Robust and scalable computational and statistical methods for differential cell crosstalk analysis

University of Aberdeen
Institute of Medical Sciences, School of Medicine, Medical Sciences and Nutrition
United Kingdom Aberdeen


The Institute of Medical Sciences (IMS), University of Aberdeen, is recruiting a cohort of 7 PhD students across its broad themes in neuroscience, immunology, microbiology, molecular biology and computational biology. The studentships are linked to 7 new academic appointments in the Institute. Applications are invited for 4-year fully funded PhD studentships commencing 1st October 2023. The application deadline is 3 February 2023.

Project Description

Communication between cells through the secretion and reception of biomolecules is a foundation of biology. Autocrine and paracrine signalling networks are a key component of a bewildering array of biological processes, including development, cancer, and immune responses. Recent advances in single-cell omics technology have enabled the ability to measure these signalling molecules and their receptors across many cell types simultaneously (Vento-Tormo, Nature, 2018). While computational algorithms exist to identify whether pairs or groups of cells are predicted to communicate, there are very few tools available to identify differential communication between cells (Efremova et al, Nature Protocols, 2020; Jin et al, Nature Communications, 2021; Browaeys et al, Nature Methods 2020). The development of robust computational and statistical tools would facilitate the identification of biological, experimental, and environmental factors that modulate cell-to-cell communication and pinpoint the regulators.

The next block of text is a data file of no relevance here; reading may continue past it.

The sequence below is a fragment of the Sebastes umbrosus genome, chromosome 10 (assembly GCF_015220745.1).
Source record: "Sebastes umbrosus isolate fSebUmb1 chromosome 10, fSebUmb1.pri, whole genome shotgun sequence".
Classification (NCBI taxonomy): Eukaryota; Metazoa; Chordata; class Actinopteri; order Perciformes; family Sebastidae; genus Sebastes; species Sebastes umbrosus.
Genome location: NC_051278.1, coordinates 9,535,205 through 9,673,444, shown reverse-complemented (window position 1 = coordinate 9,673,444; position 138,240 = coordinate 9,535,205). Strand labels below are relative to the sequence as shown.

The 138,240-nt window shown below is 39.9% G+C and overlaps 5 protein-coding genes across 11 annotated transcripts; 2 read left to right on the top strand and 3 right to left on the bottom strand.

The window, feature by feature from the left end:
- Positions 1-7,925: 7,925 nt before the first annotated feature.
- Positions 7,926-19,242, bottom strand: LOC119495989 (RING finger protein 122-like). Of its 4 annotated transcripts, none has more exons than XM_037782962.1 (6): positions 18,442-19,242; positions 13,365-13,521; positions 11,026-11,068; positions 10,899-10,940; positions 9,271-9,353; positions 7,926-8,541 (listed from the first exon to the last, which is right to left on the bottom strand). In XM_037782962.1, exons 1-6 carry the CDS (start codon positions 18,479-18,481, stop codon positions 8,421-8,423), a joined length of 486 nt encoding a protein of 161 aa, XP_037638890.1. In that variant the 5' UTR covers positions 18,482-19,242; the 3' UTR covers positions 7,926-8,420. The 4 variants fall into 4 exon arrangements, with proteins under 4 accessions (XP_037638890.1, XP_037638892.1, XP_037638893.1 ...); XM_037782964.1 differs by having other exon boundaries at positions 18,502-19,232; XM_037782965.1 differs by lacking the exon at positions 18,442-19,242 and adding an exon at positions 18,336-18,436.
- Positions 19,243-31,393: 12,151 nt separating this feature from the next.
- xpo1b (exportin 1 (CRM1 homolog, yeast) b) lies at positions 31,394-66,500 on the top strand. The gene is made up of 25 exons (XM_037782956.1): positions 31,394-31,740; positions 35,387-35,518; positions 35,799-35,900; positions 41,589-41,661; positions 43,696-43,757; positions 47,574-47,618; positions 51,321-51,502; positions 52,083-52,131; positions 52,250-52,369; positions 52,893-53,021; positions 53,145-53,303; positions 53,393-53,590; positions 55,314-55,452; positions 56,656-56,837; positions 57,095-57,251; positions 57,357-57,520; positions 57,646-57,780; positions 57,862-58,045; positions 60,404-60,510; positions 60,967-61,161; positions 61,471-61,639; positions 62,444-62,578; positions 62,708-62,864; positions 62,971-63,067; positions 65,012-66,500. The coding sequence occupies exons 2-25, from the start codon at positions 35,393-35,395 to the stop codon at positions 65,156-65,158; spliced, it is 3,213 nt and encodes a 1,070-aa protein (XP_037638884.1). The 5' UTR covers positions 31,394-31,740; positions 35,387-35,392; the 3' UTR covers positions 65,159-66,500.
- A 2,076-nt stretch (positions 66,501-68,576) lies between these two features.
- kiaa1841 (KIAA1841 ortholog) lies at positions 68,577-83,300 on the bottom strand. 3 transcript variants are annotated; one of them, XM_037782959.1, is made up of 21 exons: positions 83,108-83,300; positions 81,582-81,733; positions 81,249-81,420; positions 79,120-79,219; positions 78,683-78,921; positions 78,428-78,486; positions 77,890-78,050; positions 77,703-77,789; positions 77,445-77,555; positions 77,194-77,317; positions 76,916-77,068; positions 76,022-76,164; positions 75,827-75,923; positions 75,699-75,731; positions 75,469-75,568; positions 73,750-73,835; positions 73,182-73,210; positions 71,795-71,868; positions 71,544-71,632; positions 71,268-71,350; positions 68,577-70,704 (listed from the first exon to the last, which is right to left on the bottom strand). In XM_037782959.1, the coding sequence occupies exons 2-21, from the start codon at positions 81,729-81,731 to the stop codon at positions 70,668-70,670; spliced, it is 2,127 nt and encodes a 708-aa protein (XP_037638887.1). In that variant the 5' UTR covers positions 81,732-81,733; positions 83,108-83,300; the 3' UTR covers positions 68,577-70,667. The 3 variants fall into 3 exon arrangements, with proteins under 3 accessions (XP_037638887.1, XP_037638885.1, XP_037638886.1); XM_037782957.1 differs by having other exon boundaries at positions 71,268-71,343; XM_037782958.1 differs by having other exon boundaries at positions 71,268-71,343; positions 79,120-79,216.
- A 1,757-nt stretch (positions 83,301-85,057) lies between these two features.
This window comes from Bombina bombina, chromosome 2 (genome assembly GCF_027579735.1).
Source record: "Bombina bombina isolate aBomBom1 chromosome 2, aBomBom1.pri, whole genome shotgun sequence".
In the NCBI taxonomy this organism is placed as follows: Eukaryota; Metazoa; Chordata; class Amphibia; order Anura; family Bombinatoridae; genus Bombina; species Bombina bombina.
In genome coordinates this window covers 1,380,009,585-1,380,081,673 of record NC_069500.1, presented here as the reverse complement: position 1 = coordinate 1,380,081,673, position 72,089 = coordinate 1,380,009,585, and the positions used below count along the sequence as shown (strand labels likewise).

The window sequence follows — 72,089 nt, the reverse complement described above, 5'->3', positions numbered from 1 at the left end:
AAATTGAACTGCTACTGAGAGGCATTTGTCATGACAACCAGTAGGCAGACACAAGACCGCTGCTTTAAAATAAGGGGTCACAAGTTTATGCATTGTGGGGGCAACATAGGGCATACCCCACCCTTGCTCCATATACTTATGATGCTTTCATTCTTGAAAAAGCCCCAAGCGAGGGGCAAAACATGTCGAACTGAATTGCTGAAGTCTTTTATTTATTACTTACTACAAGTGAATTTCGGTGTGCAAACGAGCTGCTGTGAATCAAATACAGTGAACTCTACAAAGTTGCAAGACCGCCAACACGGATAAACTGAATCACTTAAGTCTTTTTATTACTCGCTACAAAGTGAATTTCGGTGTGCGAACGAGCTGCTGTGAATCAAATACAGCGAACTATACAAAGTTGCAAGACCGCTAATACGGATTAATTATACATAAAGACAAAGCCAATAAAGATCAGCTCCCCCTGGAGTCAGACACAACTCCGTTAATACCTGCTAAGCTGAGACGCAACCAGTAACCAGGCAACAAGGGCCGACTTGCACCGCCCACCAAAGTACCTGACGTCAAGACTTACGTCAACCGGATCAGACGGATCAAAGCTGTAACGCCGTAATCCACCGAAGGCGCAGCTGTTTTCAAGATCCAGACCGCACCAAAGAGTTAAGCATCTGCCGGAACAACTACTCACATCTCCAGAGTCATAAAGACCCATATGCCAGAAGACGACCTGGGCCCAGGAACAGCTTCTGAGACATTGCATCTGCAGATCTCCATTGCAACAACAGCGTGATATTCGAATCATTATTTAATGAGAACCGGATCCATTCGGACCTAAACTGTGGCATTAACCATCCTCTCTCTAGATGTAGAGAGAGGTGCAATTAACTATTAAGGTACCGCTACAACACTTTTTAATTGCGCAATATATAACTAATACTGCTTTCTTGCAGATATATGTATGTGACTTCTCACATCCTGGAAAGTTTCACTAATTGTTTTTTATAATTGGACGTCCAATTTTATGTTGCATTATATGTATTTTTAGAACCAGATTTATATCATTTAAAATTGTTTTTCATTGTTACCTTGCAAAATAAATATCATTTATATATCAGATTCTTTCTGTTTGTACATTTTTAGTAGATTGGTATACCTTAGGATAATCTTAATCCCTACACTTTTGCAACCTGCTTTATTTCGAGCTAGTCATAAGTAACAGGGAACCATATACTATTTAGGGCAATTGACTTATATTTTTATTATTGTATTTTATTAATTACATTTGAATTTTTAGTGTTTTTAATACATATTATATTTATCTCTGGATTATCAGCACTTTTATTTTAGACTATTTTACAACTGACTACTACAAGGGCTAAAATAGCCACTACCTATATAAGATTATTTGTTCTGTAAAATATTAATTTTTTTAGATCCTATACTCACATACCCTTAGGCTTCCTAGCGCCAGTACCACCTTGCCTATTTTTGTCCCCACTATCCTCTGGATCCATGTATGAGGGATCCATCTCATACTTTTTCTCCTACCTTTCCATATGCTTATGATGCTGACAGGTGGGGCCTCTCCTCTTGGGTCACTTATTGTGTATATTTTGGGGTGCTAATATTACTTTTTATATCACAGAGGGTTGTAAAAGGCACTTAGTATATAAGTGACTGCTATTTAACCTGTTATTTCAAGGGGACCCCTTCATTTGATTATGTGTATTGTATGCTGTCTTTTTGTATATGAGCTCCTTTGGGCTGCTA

This project will develop the computational tools to identify biological, experimental, and environmental regulators of cell-to-cell communication using single-cell data, for instance by combining graph theory with generalised linear (mixed) models and building on previous work from the lab to identify differentially abundant cell states (Dann et al, Nature Biotechnology). Using data generated in the lab, and publicly available resources (e.g., Stephenson et al, Nature Medicine, 2021), this project will demonstrate the power of such differential analysis tools by benchmarking with simulations, and applying them to cancer, development, and immunity.

We encourage applications from all backgrounds and communities, and are committed to having a diverse, inclusive team. Informal enquiries are encouraged. Please contact Dr Michael Morgan ( for further information.


The student should have strong problem solving and critical analysis skills, with a first degree or 2:1 from a quantitative subject such as bioinformatics, genetics, statistics, engineering, or physics, or have developed strong quantitative skills from a biological background. Programming experience is required with R or Python or static-typed language such as C or C++, and experience of linux and HPC environments is desirable, but not essential. Software development experience would be beneficial, but not necessary.

Start date

October 01, 2023

How to Apply

Formal applications should be made through


Michael Morgan